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I used to read Ecclesiastes and scratch my head.  Solomon was just a little too wise for me, and his melancholy nature didn’t resonate with my desire to see a cup half-full.  But after this clarifying past year and a half, I am starting to understand the book a little more, and am surprised at how his wisdom resonates.  I am even starting to read the book through the full half of the cup.  I am beginning to see how his Eeyore-like view of the world is like an arrow pointing to the purposefulness of Eternity.

Solomon laments (as he often does) in the opening sentiments of chapter 6, about how wrong it is that God sometimes gives wealth, possessions and honor to people, yet they lack the ability to enjoy their blessings.  He goes on to say “his soul is not satisfied with life’s good things, and he also has no burial.”  At first I thought this was an odd statement, since I’ve never seen a rich man lack a gravesite.  But I don’t think that’s what Solomon means.  I think he means no one celebrates his life at his burial.

I have spent a lot of my days fretting over what needs to get done and how quickly I think it needs accomplished.  I have bossed and bullied my family to keep up with my plans.  And I have been beckoned back to sanity by the sweetness of the Holy Spirit (and sometimes my family) reminding me that whatever gets done in a day will get done, and if it doesn’t get done, well that’s okay too.

Abundant life isn’t about productivity, it’s about community.  It’s about relationship, and joy, and savoring, and being present in the moment we’re standing in.  Abundant life is about knowing and being known by God.  It’s about loving and being loved by the Eternal One.  It’s about lavishly loving our neighbors, the ones under our own roof, the ones in the grocery store, and the ones living in huts in Haiti. It’s about eye-contact, stillness, service, and glee.  It’s about keeping cadence with God, and letting His Spirit move through us without resistance.

Yesterday, I received a phone call telling me I had blessed someone I’ve never met and don’t remember blessing.  When this happens in my life, I’m tempted to despair how many memories fall from the teetering edge of my brain and into the abyss.  But almost immediately I am reminded that this is the Christian life… the life of accidentally blessing people because the Holy Spirit lives and moves within me.  It’s a life of walking with Jesus, being ignited by His radiance, then passing His grace to others, oftentimes without even intending to.  It keeps me humble, I suppose, because I know it is a work of God within, and not because I am awesome.  Because I’m not.  Left to my own devises, I am the one spewing venomous words at my husband, trying to force him to hurry his cute-booty up because he’s making me late for my own agenda.  These accidental blessings don’t happen when I’m fretting over the temporal.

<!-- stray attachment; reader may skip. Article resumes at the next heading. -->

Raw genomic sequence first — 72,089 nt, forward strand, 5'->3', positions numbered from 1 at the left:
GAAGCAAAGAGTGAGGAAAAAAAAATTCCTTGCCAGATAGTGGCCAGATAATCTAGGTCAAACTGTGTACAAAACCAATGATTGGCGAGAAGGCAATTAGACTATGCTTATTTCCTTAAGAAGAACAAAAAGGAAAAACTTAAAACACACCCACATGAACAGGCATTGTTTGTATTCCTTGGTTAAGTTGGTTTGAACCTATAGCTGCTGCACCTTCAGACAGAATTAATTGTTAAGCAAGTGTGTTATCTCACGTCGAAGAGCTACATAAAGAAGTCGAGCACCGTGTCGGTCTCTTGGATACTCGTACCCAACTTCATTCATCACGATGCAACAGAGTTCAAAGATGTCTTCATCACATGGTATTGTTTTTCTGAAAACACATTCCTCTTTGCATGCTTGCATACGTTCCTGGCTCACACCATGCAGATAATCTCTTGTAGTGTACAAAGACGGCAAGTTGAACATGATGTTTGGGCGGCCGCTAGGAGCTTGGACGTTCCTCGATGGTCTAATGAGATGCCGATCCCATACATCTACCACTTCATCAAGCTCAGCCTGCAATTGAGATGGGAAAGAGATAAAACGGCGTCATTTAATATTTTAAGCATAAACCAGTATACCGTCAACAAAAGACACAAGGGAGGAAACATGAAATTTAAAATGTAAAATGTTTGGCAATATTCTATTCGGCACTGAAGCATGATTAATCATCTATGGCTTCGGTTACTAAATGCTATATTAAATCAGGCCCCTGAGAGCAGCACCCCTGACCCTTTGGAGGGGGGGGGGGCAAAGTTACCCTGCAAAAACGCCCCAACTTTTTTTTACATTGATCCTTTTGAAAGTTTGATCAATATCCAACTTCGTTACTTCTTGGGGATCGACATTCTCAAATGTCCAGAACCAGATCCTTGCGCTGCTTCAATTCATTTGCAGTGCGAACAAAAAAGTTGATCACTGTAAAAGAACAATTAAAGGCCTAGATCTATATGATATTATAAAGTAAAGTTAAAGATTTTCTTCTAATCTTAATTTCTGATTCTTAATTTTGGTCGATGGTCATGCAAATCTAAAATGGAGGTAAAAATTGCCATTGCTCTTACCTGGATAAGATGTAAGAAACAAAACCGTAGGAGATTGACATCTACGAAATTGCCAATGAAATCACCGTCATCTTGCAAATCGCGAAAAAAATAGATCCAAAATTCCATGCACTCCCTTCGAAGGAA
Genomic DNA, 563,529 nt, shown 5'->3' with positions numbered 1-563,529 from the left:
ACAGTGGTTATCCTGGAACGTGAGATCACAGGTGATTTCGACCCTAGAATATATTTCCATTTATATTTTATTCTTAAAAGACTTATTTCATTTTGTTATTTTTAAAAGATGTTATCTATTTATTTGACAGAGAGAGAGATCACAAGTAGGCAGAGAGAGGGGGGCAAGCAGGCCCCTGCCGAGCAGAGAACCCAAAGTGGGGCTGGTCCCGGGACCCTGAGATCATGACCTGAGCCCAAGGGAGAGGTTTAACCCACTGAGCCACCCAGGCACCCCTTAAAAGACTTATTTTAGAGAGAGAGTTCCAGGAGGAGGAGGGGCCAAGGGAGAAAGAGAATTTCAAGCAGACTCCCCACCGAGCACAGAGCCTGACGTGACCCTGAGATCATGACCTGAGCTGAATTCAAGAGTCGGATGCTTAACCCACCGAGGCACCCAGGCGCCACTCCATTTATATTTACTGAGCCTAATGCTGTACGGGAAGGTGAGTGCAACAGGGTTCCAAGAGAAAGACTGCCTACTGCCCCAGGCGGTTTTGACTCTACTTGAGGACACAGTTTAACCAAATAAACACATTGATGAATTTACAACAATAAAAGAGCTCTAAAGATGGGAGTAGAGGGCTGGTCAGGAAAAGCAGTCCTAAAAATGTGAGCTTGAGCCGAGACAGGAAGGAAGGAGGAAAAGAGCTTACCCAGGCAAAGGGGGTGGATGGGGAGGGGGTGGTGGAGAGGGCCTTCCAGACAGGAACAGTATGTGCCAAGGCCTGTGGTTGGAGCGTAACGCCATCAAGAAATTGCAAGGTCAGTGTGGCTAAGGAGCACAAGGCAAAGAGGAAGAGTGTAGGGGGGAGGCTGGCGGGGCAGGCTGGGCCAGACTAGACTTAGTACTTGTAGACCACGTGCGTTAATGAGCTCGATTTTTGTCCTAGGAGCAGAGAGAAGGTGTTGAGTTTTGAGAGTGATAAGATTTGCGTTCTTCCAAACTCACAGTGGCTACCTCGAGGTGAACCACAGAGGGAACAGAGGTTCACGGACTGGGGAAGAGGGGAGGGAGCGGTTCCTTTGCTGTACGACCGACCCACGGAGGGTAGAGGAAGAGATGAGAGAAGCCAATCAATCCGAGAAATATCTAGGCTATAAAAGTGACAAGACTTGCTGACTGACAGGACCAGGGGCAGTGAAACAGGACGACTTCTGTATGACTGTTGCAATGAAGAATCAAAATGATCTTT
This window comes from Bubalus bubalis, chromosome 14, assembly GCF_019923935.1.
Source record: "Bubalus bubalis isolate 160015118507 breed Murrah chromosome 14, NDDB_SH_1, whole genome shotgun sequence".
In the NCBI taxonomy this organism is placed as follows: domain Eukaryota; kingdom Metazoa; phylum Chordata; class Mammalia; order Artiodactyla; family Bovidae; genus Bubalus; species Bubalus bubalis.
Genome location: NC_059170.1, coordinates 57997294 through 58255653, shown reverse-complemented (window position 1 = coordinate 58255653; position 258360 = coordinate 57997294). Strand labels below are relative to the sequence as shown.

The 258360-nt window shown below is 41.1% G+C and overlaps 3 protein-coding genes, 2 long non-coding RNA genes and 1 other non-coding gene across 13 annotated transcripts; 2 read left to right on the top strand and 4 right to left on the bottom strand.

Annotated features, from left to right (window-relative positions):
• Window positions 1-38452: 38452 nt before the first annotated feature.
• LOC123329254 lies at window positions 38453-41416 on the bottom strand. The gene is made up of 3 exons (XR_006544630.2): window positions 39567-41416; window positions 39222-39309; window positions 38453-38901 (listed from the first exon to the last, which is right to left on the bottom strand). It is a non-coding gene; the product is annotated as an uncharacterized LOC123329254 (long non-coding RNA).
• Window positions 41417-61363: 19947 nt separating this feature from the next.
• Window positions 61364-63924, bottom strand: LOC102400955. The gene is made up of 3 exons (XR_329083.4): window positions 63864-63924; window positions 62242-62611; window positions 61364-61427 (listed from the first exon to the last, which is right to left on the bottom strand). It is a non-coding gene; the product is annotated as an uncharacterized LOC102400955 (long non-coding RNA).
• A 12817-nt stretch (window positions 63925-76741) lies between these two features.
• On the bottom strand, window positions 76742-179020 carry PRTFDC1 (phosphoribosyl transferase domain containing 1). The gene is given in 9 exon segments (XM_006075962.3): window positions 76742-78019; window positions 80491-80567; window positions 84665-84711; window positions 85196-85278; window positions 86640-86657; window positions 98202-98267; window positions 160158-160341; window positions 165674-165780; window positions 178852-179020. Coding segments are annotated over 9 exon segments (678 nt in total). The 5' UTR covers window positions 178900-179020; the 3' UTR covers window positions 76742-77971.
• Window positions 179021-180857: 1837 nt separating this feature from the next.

The people who show up at my funeral won’t be there to tell you how productive I was at knocking things off my “to do” list, or at amassing wealth and fame, riches and honor.  But they might be there because I learned to enjoy the moments of my life.  Because I accidentally passed them some grace when I enjoyed the moments our lives intersected.

The beginning of Solomon’s counsel is this “Vanity of vanities, says the Preacher, vanity of vanities!  All is vanity.  (Hear the melancholy!).  What does man gain by all the toil at which he toils under the sun?  A generation goes, and a generation comes, but the earth remains forever.  The sun rises, and the sun goes down, and hastens to the place where it rises.  The wind blows to the south and goes around to the north; around and around goes the wind, and on its circuits the wind returns.  All streams run to the sea, but the sea is not full, to the place where the streams flow, there they flow again….”   (Ecc. 1:2-7).

We stood at the edge of Niagra Falls a few weeks ago, wondering how in the world all of that water existed.  Where it came from.  How it didn’t overflow the banks to where it was going.  I still can’t make sense of it.  But God… That’s the thing, right?  If you stand in awe, rather than trying to figure it all out, everything is silver-lined with Glory.

I think my brain used to tune Solomon out after “Vanity of vanities!  All is vanity.”  I just didn’t want to hear it.  I didn’t want him to tell me how meaningless life is down here.  I stopped listening right before it got good.  Right before He told me that the vanity of earth should lift my vision to the purposefulness of the One who sits enthroned forever.  If I have a right perspective of the temporal and the eternal, it will empower me to embrace what few, fleeting moments I have down here, because I won’t be so consumed with the next thing on my list, or amassing possessions I can’t take with me to the grave.  If I remember what’s vain and what’s of value, I will bask in the moments as they come with their beckoning plea to enjoy this moment, knowing the next cannot be accounted for.  I will be more apt to accidentally love my God and neighbor and self.  And these temporal moments of life will give birth to satisfaction, because I will be pursuing love and the experience I am having with God, rather than all the sludge of the earth.

This world has enough hamsters on wheels.  I want to be a wild bird gliding along wind currents, inviting others to join in my glee!  Perching at the top of Niagra Falls and inhaling it’s wonder.

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